Robin Martin — I think the biggest problem is the over spending on everything. There is no balance. We have bridges falling apart. Schools are failing our kids even though the spending percentage is more than ever before in history and billions of American dollars are going to other militaristic governments or funding a war in the Middle East that we may never get out of. I don’t have the answers, but it’s a grim picture.

Michael Moen — The biggest problem is the lack of concern for other people. The focus is to much on self, not family, future generations, the world, people in other countries. We need to leave the attitude of what can I get for me now, who cares how and at what cost, and become more caring, kind and honest. Myself included.

JC Nowlin — Radicalism on both sides…too much hate and not enough people remembering that we are all Americans. And if I had my druthers someone would let the dopes in Washington know this is an English speaking country. And that it’s ok to believe in God. Sure I feel sorry for the folks who don’t speak English but can you imagine them going to France and demanding that they change their schools and include Spanish or Lithuianian or Polish or Italian as a separate language? If you live here you need to learn to speak English period.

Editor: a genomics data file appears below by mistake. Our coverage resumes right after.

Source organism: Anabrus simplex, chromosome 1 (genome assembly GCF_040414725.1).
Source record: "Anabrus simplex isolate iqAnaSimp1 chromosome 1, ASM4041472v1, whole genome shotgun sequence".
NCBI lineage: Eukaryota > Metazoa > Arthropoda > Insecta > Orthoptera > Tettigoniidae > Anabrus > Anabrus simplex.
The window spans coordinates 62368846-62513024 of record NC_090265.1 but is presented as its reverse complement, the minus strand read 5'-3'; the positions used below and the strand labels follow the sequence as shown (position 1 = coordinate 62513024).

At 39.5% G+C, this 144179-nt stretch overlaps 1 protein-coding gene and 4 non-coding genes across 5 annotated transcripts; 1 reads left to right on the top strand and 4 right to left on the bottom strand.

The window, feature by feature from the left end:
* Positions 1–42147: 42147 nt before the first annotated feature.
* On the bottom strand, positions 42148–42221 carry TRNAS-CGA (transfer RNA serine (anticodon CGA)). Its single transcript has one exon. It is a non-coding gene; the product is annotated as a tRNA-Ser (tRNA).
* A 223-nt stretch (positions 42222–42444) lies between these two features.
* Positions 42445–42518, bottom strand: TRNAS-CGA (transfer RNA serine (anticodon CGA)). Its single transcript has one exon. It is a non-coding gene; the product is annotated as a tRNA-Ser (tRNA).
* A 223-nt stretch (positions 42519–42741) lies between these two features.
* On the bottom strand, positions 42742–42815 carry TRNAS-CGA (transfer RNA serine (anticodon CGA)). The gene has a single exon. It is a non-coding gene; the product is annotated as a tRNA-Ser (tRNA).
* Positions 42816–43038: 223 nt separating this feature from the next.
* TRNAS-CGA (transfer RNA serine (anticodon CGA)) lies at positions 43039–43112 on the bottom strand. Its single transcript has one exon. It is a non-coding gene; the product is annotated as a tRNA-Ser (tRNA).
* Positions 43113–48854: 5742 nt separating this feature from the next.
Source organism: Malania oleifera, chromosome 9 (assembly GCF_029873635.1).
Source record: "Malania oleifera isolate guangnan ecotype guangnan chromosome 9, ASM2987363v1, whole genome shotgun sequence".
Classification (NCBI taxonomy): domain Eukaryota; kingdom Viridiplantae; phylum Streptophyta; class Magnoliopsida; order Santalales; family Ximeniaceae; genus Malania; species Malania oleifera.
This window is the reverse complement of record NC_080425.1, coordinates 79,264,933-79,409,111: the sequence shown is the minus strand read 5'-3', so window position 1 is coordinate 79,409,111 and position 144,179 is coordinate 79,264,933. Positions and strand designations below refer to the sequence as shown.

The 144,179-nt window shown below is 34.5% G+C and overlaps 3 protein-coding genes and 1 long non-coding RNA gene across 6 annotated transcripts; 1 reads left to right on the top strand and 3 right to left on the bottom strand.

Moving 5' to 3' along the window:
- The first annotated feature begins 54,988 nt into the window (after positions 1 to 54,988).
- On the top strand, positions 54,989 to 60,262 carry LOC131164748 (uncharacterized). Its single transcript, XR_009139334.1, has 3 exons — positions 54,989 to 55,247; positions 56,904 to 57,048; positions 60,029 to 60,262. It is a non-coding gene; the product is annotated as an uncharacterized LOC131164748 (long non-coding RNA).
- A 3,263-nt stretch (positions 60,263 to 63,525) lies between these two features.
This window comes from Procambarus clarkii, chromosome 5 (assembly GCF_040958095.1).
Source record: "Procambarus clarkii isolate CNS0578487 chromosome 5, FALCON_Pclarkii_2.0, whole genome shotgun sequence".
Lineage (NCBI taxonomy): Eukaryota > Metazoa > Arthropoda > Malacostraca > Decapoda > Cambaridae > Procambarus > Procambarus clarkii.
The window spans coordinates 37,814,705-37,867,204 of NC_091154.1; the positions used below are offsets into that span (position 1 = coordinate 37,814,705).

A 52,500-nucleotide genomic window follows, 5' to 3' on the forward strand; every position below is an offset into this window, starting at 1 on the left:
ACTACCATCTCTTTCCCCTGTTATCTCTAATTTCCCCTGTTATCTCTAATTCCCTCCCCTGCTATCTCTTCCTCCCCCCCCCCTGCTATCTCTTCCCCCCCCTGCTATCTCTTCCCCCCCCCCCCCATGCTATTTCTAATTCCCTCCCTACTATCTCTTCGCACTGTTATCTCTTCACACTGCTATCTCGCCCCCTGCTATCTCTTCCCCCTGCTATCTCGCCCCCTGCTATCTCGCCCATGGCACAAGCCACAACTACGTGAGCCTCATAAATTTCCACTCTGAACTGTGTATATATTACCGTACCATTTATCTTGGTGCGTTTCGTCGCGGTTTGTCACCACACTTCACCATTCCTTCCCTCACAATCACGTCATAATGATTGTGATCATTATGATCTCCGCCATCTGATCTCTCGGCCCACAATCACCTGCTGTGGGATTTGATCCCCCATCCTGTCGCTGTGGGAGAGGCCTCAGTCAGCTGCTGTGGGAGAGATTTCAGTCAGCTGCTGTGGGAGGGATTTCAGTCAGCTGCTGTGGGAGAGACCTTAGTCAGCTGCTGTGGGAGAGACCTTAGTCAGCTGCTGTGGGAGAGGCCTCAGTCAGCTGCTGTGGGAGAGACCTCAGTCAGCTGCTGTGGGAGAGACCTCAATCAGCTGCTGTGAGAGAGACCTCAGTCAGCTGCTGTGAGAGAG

Susan Bass — If we don’t get a handle on global warming, there won’t be anywhere on earth that man can go to get out of the way of Mother Earth. We are only stewards of this earth and we are not doing our part in preserving it for future generations. We all need to conserve, conserve, conserve, or ELSE!!!

Anne Welch — Liberal politics…Letting the terrorists that want to kill us get away with all they could during the Clinton administration.